Letter to the Editor: The Steak and Potatoes of Voting ‘Yes’ for the Override

Photo: Young “Yes” campaigners in Cushing Square on Saturday, March 28.

To the editor:

To the “distinguished” gentleman in the Lexus who gave me a thumbs down this morning [Saturday, March 28] when I was holding a YES for Belmont sign in Cushing Square:

Congratulations on your success.  I’m sure you worked hard for it.  As my 84-year-old father would say, you are driving the “steak and potatoes” of cars.

Maybe you own a house in Belmont. Maybe you bought it long before I bought mine in 2005, when home values were not so high. Maybe you had kids in the Belmont School District, a steak and potatoes school district if there ever was one.

And maybe your kids have done well too, partly as a result of that school district.  I congratulate you.

But the failure of the last override has already taken some steak and potatoes from my son, who did not enjoy fifth-grade foreign languages as those who preceded him in the school system had.  He wants to be an engineer some day; speaking Spanish will help.

My son is in sixth grade, and I purchased my condo in Waverley Square in great part to give him a steak and potatoes education.  I love Belmont and intend to spend the rest of my life here.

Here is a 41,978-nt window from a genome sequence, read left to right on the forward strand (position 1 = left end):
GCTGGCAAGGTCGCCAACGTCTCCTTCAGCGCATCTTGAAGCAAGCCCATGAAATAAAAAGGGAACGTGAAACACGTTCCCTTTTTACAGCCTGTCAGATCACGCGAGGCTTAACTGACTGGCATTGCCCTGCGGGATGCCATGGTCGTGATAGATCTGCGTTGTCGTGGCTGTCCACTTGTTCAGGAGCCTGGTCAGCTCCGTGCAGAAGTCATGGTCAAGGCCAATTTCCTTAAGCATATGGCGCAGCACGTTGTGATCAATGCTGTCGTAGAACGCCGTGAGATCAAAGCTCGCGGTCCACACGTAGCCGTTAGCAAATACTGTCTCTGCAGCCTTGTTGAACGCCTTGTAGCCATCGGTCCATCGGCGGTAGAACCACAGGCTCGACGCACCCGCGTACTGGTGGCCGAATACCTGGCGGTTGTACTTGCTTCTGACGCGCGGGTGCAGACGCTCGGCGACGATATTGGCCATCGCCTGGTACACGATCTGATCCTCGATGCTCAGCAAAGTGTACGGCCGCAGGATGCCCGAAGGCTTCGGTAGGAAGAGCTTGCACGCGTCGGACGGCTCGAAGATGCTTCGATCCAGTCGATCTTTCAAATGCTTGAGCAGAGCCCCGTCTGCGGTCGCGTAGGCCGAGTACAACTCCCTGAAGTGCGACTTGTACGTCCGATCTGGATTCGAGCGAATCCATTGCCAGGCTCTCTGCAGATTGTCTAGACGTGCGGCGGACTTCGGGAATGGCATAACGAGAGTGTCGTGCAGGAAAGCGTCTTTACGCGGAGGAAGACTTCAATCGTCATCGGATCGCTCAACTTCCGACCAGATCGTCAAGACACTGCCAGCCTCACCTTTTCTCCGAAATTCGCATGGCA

This morning [Saturday, March 28] he, an eighth grade friend and a tenth grade friend held signs in Cushing Square in support of the override (photo attached).

If this override does not pass, BHS juniors and seniors will be limited to five courses instead of seven.  This means almost two hours of “free time” in the school day! Chenery Middle School students will have larger class sizes and will lose the “small school within a big school” team teaching system that strengthens learning and helps them through the difficult early teenage years.  And elementary students will lose the intervention that helps struggling students catch up to their peers.

I urge all Belmont residents to vote YES April 7. Below is another way of looking at it. Belmont’s last operating override passed in 2002, 13 years ago. Since that time, similar communities have passed numerous overrides, totaling as follows:

$6.8 million in Acton
$12.5 million in Arlington
$6.2 million in Concord
$10 million in Lexington
$5.8 million in Milton
$7.6 million in Needham
$19.9 million in Newton
$10.3 million in Sudbury
$6.6 million in Wayland
$14.5 million in Wellesley
$5.9 million in Winchester

Belmont, $0

By the way, I drove over some nasty “hamburger and French fries” potholes this morning on my way to hold that YES sign. Those will be fixed too with this override!

Kate Searle

Beech Street

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Comments

  1. Tyler says